Training Tip: Prepping a Colt on the Ground Before Riding Outside for the First Time

Clinton Anderson from Downunder Horsemanship has developed a way to train horses, regardless of their past problems or traumas. It all begins with training the owners to gain their horse’s respect and understand how to properly control them. Join Clinton on his weekly endeavors of tackling some of the most challenging situations with problem horses and problem owners. This week, we watch as Clinton shows us how to prep a colt on the ground before riding outside for the first time.

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During this episode, Clinton is going to demonstrate his method on Zorro. While it’s the colt’s eighth ride, it will be his first ride outside of the arena. The first two and a half rides were in the roundpen. The third ride started in the roundpen, and then from the fourth ride on, they were in the outdoor arena. Getting Zorro out of the roundpen into a large arena was essential to getting his feet to move, walking on One Rein Stops, yielding to a stop, cruising, and just sort of establishing all of the Fundamentals. Clinton explains that before he gets on Zorro, he wants to make sure the gelding is using the thinking side of the brain, which is why all these exercises are important.

Although Zorro is relatively level-minded, because it’s his first time away from home, Clinton will still prepare him with groundwork. Clinton has him in a hackamore, which he recommends using for a horse’s first 10 to 14 rides. With a hackamore, the reins are long enough to do a little bit of Lunging for Respect and make sure that Zorro isn’t tight with the saddle or wanting to buck Clinton off.

Clinton reminds us that every time you change environments, you change horses—typically for the worst. Horses get spooky and more reactive in new locations, so you need to get them to use the thinking side of their brain before taking them outside. They need to be able to listen to you away from home as much as they do at home. You can’t just get on your colt and hope for the best, as it usually will end in the worst. Instead, stick to practicing some of the exercises in the Colt Starting Kit to get him warmed up and ready.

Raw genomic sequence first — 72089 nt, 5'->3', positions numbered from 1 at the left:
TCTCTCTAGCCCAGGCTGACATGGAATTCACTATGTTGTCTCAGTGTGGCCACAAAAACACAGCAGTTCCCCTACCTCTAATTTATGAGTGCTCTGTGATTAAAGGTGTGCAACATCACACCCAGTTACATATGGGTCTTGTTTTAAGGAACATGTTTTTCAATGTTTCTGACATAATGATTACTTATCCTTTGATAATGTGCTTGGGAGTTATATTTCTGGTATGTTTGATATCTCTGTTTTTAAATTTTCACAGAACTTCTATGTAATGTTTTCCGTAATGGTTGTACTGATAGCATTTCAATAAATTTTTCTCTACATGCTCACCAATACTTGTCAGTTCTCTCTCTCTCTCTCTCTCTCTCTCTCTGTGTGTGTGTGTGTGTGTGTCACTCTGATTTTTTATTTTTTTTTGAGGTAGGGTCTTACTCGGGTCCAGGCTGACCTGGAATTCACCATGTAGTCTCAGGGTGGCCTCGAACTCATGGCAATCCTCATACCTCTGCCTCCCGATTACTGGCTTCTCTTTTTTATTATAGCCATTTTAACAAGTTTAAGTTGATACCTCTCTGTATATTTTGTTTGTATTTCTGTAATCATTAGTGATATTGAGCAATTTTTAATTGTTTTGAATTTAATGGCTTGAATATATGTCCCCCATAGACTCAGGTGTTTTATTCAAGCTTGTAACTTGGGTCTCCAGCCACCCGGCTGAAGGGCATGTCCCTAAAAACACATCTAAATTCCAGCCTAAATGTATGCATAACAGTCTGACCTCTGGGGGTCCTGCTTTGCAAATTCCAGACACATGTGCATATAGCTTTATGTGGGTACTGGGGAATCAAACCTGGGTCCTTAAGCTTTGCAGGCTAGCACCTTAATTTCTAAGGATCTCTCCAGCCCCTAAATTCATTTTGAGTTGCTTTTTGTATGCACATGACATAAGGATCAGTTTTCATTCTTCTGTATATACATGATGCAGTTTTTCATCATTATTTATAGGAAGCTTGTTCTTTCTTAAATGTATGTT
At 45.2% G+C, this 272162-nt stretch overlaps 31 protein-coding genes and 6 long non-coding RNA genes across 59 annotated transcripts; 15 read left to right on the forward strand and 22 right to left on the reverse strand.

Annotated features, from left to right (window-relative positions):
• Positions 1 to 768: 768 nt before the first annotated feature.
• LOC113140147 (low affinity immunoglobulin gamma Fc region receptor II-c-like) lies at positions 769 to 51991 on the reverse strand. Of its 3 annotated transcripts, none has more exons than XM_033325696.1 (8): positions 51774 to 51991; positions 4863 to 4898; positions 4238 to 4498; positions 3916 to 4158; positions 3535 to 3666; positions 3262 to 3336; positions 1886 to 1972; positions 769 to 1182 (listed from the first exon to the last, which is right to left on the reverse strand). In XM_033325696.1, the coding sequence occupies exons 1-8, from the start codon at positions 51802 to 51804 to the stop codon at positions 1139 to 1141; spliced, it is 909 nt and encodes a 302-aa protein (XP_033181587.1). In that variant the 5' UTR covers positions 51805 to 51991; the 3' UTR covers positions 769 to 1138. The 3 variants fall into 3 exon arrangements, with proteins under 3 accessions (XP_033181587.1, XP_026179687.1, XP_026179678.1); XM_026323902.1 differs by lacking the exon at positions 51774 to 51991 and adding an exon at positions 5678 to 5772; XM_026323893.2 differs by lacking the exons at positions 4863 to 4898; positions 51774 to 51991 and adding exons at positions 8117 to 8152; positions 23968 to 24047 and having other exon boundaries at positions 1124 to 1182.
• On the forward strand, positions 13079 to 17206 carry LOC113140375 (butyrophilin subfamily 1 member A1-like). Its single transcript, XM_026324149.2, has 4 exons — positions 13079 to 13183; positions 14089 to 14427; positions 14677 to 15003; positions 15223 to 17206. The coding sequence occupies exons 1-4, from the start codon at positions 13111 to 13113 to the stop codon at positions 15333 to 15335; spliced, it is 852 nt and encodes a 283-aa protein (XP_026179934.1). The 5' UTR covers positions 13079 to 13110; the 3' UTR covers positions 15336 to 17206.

A lot of people get bucked off of colts when their stirrups and fenders flap against the colts’ sides and startle them. A way to prepare a colt for seeing and feeling the stirrups flap against their sides is with the exercise Stirrup Driving. Clinton demonstrates the exercise with Zorro. Stirrup driving is a very, very important exercise when starting colts. It can save you from getting bucked off completely because it helps desensitize your horse to the stirrup. Throughout the exercise, you’ll also want to slap the saddle, as this imitates your body moving up and down during a ride. Basically, try your hardest to spook your horse during the warm-up, because that will make the ride itself look like a breeze. Do a bunch of movements to see what spooks your horse, then keep repeating the ones that do until your horse doesn’t react. When your horse gets bored with it, you can gain some confidence that he’s switching over to the thinking side of his brain. However, always go back and double-check the things that spooked your horse to ensure that you’re safe before your ride.

Stirrup Driving not only desensitizes your horse to the saddle, the fender slapping up and down, the stirrup touching him, but it also gets the horse to follow his nose. This is the number-one exercise for preparing a colt on the ground before riding outside. It’ll keep you safe and stop you from getting bucked off. It’ll teach the colt how to circle left and right, and it’ll get him to disengage his hindquarters on the ground so that when you go to disengage it under saddle, he knows what you want him to do. Anytime you can teach your horse to do something on the ground, and then you do it under saddle, he picks up on it much quicker. Help him on the ground so he doesn’t struggle under the saddle.

Clinton Anderson has devoted the past 20 years to creating the best training tools and videos available to horsemen worldwide. To learn more about the Downunder Horsemanship training method or become a member of the No Worries Club, download the Downunder Horsemanship app today!

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